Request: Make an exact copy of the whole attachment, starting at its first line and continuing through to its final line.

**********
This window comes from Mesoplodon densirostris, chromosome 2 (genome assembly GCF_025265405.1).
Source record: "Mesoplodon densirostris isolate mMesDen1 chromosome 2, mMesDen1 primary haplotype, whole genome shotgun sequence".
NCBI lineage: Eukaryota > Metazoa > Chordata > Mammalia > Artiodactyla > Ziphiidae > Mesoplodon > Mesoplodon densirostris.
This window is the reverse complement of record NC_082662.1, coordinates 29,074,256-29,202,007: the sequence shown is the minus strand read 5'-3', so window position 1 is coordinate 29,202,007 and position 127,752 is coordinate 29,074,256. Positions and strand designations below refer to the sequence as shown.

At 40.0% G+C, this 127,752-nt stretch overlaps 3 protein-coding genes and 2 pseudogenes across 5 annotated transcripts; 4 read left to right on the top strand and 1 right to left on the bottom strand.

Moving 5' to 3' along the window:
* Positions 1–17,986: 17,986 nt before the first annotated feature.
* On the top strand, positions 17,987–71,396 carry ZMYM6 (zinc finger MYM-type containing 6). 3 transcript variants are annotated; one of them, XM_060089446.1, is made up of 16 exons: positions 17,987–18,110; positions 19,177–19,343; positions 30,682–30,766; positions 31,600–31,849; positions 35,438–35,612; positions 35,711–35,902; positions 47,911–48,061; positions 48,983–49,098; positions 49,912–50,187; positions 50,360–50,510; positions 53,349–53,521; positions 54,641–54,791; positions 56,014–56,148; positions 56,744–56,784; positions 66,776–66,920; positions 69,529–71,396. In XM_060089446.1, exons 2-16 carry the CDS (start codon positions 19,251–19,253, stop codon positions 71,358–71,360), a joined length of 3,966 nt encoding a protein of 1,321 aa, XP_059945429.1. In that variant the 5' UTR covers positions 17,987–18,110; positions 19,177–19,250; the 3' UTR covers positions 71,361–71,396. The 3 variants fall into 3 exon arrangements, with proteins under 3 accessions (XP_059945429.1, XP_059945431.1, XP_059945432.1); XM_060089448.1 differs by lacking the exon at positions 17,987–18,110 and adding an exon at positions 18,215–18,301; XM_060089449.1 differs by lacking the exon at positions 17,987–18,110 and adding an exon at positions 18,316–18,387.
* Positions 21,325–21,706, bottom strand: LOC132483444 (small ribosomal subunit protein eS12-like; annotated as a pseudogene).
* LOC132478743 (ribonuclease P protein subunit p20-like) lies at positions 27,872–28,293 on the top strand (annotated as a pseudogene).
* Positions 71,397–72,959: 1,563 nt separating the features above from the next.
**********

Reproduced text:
This window comes from Mesoplodon densirostris, chromosome 2 (genome assembly GCF_025265405.1).
Source record: "Mesoplodon densirostris isolate mMesDen1 chromosome 2, mMesDen1 primary haplotype, whole genome shotgun sequence".
NCBI lineage: Eukaryota > Metazoa > Chordata > Mammalia > Artiodactyla > Ziphiidae > Mesoplodon > Mesoplodon densirostris.
This window is the reverse complement of record NC_082662.1, coordinates 29,074,256-29,202,007: the sequence shown is the minus strand read 5'-3', so window position 1 is coordinate 29,202,007 and position 127,752 is coordinate 29,074,256. Positions and strand designations below refer to the sequence as shown.

At 40.0% G+C, this 127,752-nt stretch overlaps 3 protein-coding genes and 2 pseudogenes across 5 annotated transcripts; 4 read left to right on the top strand and 1 right to left on the bottom strand.

Moving 5' to 3' along the window:
* Positions 1–17,986: 17,986 nt before the first annotated feature.
* On the top strand, positions 17,987–71,396 carry ZMYM6 (zinc finger MYM-type containing 6). 3 transcript variants are annotated; one of them, XM_060089446.1, is made up of 16 exons: positions 17,987–18,110; positions 19,177–19,343; positions 30,682–30,766; positions 31,600–31,849; positions 35,438–35,612; positions 35,711–35,902; positions 47,911–48,061; positions 48,983–49,098; positions 49,912–50,187; positions 50,360–50,510; positions 53,349–53,521; positions 54,641–54,791; positions 56,014–56,148; positions 56,744–56,784; positions 66,776–66,920; positions 69,529–71,396. In XM_060089446.1, exons 2-16 carry the CDS (start codon positions 19,251–19,253, stop codon positions 71,358–71,360), a joined length of 3,966 nt encoding a protein of 1,321 aa, XP_059945429.1. In that variant the 5' UTR covers positions 17,987–18,110; positions 19,177–19,250; the 3' UTR covers positions 71,361–71,396. The 3 variants fall into 3 exon arrangements, with proteins under 3 accessions (XP_059945429.1, XP_059945431.1, XP_059945432.1); XM_060089448.1 differs by lacking the exon at positions 17,987–18,110 and adding an exon at positions 18,215–18,301; XM_060089449.1 differs by lacking the exon at positions 17,987–18,110 and adding an exon at positions 18,316–18,387.
* Positions 21,325–21,706, bottom strand: LOC132483444 (small ribosomal subunit protein eS12-like; annotated as a pseudogene).
* LOC132478743 (ribonuclease P protein subunit p20-like) lies at positions 27,872–28,293 on the top strand (annotated as a pseudogene).
* Positions 71,397–72,959: 1,563 nt separating the features above from the next.